The discussion was held at Made patron Birmingham City University’s STEAMhouse hub, a state-of-the-art redevelopment of the former headquarters of the Eccles Rubber and Cycle Company. The building provides everything from office space and prototyping workshops to training facilities and community networking events. 

From the discussion, it’s clear that the pandemic has intensified the skills shortage and driven both flexible working arrangements and greater adoption of digital / virtual tools.

There was also united concern over the steady decline in apprenticeship starts over the past five years. Entry-level apprenticeship starts in England have fallen by 72% since 2014/15, with under-19s now making up just 11% of apprentices – half of what they did five years ago. [Figures from the London Progression Collaboration – an initiative to boost apprenticeship starts in the capital]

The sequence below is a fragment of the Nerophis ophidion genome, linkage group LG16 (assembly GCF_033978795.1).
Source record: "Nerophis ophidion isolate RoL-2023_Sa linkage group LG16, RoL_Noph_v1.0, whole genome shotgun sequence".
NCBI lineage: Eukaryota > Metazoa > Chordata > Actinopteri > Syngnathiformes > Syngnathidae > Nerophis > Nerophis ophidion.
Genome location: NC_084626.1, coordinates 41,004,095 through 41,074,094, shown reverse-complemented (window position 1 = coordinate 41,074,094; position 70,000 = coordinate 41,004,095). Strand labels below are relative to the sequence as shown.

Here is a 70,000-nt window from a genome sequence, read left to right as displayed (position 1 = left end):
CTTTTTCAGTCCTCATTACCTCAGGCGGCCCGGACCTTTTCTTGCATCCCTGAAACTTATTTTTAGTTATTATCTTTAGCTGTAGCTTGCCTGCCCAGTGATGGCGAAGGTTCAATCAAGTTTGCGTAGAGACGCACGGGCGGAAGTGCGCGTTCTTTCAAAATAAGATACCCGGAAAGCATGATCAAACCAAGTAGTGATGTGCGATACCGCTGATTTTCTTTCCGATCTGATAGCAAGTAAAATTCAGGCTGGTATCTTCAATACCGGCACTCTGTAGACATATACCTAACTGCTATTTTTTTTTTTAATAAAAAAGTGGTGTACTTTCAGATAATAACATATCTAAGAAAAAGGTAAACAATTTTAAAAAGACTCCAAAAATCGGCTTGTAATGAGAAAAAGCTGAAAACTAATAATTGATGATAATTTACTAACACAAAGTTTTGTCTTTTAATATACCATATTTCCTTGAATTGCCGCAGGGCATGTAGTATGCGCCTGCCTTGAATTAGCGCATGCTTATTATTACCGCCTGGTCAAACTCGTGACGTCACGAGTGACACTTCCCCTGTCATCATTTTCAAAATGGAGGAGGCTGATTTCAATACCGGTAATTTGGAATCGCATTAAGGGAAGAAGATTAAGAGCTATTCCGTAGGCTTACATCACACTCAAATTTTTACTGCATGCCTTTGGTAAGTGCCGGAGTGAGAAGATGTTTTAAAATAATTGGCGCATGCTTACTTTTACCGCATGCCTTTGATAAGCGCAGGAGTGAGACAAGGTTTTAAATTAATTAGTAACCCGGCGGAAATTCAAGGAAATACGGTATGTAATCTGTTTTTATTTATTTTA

As a result, manufacturers are placing far greater emphasis on training and upskilling or reskilling their existing workforce. There are also growing calls for greater and more coordinated engagement from government, schools, training providers and employers to make working in the sector more attractive to young people. 

This starts with ensuring all stakeholders, young people, parents, teachers and ministers, understand what a career in modern manufacturing entails, the opportunities it provides and how engineering underpins everything we do and use – something even those directly employed in the sector can overlook. 

How has technology impacted your skills strategy?